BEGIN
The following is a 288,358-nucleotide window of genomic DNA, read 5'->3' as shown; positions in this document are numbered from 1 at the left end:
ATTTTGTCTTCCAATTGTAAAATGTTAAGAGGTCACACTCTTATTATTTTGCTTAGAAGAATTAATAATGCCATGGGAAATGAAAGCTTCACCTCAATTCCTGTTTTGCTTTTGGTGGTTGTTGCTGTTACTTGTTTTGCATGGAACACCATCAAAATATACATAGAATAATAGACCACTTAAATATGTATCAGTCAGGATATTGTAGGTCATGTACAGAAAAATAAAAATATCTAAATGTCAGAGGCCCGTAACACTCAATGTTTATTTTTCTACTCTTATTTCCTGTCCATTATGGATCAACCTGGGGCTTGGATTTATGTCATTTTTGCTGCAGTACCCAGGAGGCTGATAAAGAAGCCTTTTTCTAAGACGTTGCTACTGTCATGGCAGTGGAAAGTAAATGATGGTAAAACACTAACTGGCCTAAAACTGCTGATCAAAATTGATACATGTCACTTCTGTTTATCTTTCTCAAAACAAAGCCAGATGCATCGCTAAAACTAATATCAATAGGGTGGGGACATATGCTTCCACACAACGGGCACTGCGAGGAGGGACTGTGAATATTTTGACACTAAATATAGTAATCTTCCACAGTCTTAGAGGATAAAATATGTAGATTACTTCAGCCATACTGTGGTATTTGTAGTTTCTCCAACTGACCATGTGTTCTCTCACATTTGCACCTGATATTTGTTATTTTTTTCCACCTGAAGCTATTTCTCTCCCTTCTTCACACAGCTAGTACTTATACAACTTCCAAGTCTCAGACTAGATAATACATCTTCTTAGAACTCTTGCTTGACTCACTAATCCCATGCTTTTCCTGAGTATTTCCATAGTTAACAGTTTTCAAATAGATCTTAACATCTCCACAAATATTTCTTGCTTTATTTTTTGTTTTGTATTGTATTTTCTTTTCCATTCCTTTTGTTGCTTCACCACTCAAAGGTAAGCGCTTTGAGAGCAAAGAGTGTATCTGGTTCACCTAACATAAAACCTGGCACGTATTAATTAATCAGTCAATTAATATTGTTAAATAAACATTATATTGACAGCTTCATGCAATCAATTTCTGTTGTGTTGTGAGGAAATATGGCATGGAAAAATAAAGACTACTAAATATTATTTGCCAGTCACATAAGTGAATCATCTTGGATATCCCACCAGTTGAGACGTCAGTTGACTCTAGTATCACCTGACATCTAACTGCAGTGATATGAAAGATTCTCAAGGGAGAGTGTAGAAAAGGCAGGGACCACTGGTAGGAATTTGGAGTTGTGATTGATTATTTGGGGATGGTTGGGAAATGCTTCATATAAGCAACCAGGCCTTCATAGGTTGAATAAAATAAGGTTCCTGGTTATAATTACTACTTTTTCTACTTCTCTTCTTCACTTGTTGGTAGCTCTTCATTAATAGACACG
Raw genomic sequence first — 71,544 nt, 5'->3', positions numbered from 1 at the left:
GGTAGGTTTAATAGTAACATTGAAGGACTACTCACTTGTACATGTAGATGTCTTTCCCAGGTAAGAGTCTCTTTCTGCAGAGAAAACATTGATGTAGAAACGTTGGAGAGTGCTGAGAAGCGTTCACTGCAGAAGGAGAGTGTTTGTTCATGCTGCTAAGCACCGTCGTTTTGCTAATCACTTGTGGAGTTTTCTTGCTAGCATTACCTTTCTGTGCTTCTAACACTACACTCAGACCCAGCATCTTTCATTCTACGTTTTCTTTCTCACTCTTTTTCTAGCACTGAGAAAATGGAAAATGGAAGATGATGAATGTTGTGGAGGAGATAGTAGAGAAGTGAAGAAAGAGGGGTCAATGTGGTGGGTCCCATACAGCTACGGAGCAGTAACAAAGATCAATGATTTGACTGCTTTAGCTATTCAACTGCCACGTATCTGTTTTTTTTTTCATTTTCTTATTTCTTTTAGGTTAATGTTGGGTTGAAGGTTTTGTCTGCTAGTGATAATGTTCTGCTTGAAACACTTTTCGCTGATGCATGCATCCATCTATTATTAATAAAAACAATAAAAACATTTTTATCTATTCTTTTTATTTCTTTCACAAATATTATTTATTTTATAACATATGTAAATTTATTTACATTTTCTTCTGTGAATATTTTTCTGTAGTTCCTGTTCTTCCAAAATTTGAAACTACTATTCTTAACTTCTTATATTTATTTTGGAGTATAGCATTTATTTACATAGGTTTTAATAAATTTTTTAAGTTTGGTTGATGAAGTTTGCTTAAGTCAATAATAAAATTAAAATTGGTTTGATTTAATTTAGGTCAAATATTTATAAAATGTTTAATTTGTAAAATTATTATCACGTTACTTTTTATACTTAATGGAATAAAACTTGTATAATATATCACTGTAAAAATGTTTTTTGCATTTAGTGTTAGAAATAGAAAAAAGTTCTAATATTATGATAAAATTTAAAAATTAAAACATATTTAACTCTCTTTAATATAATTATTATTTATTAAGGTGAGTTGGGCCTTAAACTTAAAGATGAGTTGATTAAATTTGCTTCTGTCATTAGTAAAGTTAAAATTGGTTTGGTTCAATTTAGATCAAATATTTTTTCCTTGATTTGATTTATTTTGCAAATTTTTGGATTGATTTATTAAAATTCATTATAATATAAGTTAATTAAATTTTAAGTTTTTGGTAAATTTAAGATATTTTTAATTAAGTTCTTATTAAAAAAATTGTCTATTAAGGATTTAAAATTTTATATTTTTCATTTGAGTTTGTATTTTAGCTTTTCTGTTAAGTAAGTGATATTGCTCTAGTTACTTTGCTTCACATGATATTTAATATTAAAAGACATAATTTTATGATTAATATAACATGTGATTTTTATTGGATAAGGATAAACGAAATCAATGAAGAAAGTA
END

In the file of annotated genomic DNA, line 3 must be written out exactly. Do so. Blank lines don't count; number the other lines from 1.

Raw genomic sequence first — 71,544 nt, 5'->3', positions numbered from 1 at the left: